ANAHEIM, Calif. -

Left-hander Mark Mulder, who spent spring training with the Los Angeles Angels, said he plans to resume an attempted comeback interrupted by injury.

Mulder, who turned 37 on Tuesday, said in a text message he would continue to pursue pitching in the major leagues. A torn Achilles tendon on the first day of spring workouts cost Mulder a chance to make the Angels' roster.

The two-time member of the American League's All-Star team had not pitched since 2008, his last season in the majors.

From 2000-05, Mulder was one of baseball's most formidable pitchers. He joined right-hander Tim Hudson and left-hander Barry Zito to form the core of the Oakland Athletics' stellar rotation. In 2001, the 23-year-old Mulder lead the American League with 21 wins and finished second to the New York Yankees' Roger Clemens in voting for the Cy Young Award. Three years later, Mulder received the victory for the American League in the All-Star Game.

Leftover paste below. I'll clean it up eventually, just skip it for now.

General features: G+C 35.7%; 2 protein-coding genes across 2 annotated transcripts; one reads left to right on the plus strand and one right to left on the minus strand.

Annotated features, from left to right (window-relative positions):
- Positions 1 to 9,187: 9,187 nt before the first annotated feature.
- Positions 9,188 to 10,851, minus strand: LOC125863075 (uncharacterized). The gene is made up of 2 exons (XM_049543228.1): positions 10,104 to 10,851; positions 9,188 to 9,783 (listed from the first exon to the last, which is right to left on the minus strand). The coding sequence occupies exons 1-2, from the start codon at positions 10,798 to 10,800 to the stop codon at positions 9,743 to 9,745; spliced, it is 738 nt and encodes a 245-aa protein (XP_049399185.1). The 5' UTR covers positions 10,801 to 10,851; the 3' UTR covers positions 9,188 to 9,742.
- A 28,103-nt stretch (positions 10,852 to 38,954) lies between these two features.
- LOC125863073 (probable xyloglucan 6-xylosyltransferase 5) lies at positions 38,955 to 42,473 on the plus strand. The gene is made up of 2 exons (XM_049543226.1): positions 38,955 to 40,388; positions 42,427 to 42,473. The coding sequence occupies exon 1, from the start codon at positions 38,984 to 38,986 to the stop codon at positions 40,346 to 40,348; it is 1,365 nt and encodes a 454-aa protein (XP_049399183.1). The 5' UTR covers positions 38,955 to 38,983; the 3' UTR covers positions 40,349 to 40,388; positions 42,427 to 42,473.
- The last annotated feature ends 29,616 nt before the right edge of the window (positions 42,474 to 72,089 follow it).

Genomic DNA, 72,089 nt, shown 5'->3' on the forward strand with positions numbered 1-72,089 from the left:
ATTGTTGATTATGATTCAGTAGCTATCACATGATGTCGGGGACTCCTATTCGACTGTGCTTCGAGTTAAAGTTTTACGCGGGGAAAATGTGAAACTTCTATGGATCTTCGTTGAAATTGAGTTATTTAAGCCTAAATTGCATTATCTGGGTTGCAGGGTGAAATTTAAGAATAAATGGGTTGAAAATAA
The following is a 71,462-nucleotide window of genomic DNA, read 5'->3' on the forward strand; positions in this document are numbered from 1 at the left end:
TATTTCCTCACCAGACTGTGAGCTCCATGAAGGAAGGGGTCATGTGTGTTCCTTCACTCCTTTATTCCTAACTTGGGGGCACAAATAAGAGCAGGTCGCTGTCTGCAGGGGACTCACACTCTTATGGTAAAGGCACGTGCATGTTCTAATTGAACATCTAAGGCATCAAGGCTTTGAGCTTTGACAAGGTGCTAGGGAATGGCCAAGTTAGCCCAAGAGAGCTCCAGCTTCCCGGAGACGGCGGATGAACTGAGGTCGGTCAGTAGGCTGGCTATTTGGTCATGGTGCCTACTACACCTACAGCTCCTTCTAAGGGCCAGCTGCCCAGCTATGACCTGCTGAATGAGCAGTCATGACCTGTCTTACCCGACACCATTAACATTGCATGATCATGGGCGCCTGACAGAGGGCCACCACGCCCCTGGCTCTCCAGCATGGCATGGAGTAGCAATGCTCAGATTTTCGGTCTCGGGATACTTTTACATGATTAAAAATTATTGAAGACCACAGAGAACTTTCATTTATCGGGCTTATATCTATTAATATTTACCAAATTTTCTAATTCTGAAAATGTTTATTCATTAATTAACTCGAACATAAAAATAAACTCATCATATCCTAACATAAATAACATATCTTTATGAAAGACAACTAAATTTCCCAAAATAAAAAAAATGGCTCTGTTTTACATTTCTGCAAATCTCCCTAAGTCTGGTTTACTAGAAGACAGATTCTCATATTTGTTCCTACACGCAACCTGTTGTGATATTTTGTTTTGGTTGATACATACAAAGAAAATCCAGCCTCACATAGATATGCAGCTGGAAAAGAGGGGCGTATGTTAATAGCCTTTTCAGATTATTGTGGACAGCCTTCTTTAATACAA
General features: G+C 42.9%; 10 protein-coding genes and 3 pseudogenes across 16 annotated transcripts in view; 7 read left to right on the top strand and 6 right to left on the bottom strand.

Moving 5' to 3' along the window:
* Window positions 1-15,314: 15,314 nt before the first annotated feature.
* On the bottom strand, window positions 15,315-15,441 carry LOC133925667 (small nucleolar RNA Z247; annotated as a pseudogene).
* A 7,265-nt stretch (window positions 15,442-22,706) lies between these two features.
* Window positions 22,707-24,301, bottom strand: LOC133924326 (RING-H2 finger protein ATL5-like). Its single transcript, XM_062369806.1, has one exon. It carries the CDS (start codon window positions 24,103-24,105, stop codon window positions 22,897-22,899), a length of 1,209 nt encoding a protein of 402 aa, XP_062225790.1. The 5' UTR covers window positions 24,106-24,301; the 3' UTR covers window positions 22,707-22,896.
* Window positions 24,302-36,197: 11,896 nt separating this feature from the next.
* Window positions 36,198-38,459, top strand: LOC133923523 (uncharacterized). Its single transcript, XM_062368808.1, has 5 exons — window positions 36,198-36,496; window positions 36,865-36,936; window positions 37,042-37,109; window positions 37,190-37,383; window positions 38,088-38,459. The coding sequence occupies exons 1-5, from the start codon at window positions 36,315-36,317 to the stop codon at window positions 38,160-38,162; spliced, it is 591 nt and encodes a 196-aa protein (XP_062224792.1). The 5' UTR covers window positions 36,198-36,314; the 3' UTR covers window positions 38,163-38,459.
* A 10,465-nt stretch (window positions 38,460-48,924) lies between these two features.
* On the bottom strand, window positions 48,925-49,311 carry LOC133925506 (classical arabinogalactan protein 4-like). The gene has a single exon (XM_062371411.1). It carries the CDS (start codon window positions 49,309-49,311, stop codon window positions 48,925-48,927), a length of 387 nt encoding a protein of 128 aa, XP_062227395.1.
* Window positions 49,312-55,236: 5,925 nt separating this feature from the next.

In four of his five seasons with Oakland, Mulder never won fewer than 15 games and lost no more than nine.

Mulder continued that success in his first season with the St. Louis Cardinals by going 16-8 in 2005. But shoulder problems, especially with his rotator cuff, proved devastating during the next three years. As a result, Mulder pitched only 12 2/3 innings and lost all three of his decisions in 2007 and 2008.

But Mulder found a natural throwing motion by imitating the delivery of Los Angeles Dodgers left-hander Paco Rodriguez while watching the 2013 playoffs. After auditioning for various major-league teams, Mulder signed a minor-league contract with the Angels, who invited him to spring training. When the Angels released Mulder in March, he resumed his career as an analyst for ESPN.

In his text message, Mulder said he will try to throw off a mound this week.